Superb facsimile of the Vatican's Ptolemy Cosmographia of 1472
By PTOLEMAEUS, Claudius , 1982

Die Cosmographia des Claudius Ptolemaeus 1472/3

  • Author: PTOLEMAEUS, Claudius
  • Publication place: Zurich & New York
  • Publisher: Besler and Johnson
  • Physical description: Folio atlas (620 by 460mm), 135pp., [2] leaves, full colour facsimile reproduction of the Vatican Codex Urb. Lat. 277., full blind tooled calf with gilt centrepiece, brass centre and corner pieces, leather clasps.
  • Inventory reference: 1412


Superb facsimile of Ptolemy’s Cosmographia, published by the Vatican.

The original manuscript was commissioned by the Duke of Urbino in 1472/3, and came into the Vatican Library in 1657. In 1983 the Vatican Library published 550 facsimiles; 500 of which were meant for sale and fifty – each marked with a Roman numeral I-L – to be kept by the Library, for use as state gifts. The present copy is marked with the Roman numerals ‘VII’.

One such example was presented by Pope Benedict XVI to Christian Wulff, the President of Germany, during his Apostolic visit to Germany, on the 22nd September 2011. The press release that accompanied the gift gives a general history of the work:

“This facsimile reproduces the manuscript containing the Latin translation of the Greek text (version “A”) of the Geographia by Claudius Ptolemy (2nd century AD), performed by Iacopo Angeli da Scarperia (around 1360-1410). The title Cosmographia, which seemed the most appropriate to the author, was based on choices made by other Latin authors for similar works (the reasons why are explained in folio 2v).

Together with other, similar specimens this magnificent manuscript documents the rediscovery and positive reappraisal during the Renaissance of Ptolemy’s cartographic oeuvre, as a synthesis of Hellenistic culture and a recognised milestone in the representation of the earth, unique among its kind in terms of the wealth of theoretical and practical information it provides on the topic. The codex was transcribed in Florence in an elegant, humanist script by Hugues Commineau (Ugo Comminelli) de Mézières (see colophon folio 70r; in abridged form folio 122r), the same copyist of the splendid Bible of Urbino (Urb. Lat. 1-2). Pietro del Massaio and Francesco Rosselli were also involved in its production: both were well known as illuminators thanks to their workshops, which were specialised in the manufacture of maps and geographical works. The embellishment is valuable; this begins with the title page (folio 1v), which contains a sumptuously enframed reference to the title and the translator in gold on a blue background; the incipit of the translator’s foreword (folio 2r) is decorated along the edges with gold and coloured borders comprised of flowers, putti with candelabras (also a recurrent motif in the initials of the text) and medallions, plus an illumination showing the translator presenting the work to Pope Alexander V (wrongly identified as Alexander III). The incipit of each book includes delightful initials painted in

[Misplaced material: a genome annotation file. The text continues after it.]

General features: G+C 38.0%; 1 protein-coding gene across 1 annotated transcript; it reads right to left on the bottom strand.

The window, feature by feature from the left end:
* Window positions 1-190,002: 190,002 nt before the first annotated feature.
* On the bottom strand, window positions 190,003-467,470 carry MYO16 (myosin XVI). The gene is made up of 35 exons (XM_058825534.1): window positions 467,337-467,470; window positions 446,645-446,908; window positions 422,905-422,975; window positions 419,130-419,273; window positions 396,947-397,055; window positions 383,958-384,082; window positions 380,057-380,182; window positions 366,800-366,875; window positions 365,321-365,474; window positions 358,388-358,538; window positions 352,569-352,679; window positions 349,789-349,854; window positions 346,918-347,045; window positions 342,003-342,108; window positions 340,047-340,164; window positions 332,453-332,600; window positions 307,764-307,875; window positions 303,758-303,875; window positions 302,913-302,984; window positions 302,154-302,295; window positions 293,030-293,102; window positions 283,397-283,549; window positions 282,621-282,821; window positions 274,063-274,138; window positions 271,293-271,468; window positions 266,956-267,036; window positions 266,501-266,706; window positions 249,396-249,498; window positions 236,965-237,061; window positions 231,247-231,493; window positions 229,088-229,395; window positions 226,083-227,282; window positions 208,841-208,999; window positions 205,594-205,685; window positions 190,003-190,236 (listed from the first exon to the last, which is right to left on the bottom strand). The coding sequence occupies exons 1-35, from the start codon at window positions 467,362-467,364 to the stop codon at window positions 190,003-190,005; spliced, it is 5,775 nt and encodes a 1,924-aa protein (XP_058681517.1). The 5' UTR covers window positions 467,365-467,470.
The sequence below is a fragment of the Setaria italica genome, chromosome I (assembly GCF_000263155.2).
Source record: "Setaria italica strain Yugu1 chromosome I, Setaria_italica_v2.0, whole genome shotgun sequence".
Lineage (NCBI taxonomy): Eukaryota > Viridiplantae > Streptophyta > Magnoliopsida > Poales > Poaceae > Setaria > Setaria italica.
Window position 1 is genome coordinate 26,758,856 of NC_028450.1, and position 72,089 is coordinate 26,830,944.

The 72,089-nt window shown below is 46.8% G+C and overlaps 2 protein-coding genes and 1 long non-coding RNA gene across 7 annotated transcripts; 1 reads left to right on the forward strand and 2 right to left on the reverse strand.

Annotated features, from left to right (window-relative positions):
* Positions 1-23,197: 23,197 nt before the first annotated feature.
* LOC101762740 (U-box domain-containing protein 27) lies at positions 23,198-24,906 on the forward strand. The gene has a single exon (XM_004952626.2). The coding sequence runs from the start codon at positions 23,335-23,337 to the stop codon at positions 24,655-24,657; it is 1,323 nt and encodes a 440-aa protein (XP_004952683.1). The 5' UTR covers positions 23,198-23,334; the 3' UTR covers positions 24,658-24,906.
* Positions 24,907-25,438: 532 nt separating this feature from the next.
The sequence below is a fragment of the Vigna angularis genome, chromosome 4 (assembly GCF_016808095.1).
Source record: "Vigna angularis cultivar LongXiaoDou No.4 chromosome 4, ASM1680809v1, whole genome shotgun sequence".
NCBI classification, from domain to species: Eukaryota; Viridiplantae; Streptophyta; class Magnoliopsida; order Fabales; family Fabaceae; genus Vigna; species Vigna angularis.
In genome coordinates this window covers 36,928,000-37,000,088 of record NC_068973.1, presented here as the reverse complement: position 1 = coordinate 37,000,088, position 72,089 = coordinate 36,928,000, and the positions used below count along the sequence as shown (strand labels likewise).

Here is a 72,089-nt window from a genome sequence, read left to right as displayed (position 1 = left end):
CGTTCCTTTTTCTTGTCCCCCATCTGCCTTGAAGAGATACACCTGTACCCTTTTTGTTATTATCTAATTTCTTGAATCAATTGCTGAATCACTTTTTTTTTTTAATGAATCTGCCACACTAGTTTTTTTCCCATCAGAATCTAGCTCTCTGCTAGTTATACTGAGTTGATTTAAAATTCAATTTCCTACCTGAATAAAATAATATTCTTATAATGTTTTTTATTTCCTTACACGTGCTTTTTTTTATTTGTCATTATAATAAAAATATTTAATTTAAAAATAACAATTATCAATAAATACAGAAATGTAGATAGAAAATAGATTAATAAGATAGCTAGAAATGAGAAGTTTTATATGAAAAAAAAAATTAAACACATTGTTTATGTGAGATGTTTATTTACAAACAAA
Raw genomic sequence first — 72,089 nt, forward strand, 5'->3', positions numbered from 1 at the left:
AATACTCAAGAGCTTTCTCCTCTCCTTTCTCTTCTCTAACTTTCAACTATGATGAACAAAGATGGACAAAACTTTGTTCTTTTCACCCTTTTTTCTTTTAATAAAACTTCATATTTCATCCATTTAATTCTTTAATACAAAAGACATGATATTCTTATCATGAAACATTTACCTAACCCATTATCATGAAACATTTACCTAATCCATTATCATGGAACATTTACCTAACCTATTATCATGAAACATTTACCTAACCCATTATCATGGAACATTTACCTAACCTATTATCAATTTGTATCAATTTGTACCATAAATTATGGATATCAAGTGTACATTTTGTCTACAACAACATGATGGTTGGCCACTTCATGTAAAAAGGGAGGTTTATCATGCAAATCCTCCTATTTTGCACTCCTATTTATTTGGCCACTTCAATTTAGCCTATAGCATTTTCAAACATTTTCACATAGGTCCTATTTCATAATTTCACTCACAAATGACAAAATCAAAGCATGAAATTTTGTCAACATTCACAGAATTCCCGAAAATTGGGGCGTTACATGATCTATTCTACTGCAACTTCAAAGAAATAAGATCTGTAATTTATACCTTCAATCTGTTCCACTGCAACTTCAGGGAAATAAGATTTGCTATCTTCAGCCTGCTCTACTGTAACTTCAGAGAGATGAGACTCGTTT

miniature; colourful frames embellish the introductory texts to the maps that follow.

The text is divided into eight books. Book I (folios 3r–13r) explains the theoretical concept of ‘geographia’ and methods for designing maps; books II–VII (folios 13r-69r) contain information on the names of towns and cities, countries, regions and peoples of the world together with their coordinates; book VIII (folios 69r-70r) details the number of maps and provinces for each continent, and includes short descriptions and data on the main cities etc. These books are followed by the 27 maps traditionally ascribed to Ptolemy: the entire world as it was then known (folios 72v-73r), then 10 maps of Europe (folios 74v-92r; Germany is on folio 80r), 4 maps of Africa (92v-100r), 12 of Asia (100v-121r). Then come seven non-traditional maps or ‘novae’ (folios 122v-129r), and 10 city- and townscapes (folios 129v-135r). The sequence is determined by a practical cartographic criterion. The more than 8,000 locations named are entered in a grid of longitudes and latitudes, which Ptolemy is the first to use in the modern sense.

The codex belonged to the library of Federico da Montefeltro, Duke of Urbino (1422- 1482), which was acquired by Pope Alexander VII and thus reached the Vatican library in 1657. The present binding of the work, made of brown leather embellished with the coats of arms of Pope Pius VI (1775-1799) and the cardinal librarian Francesco Saverio de Zelada (1779-1801), is dated at between 1779 and 1799; we know of two previous bindings. For a limited number of copies of the facsimile a valuable binding was selected, manufactured after the original of another work by Ptolemy from the late 15th century and taken from the same library (Urb. Gr. 82) [Claudia Montuschi (BAV)].”

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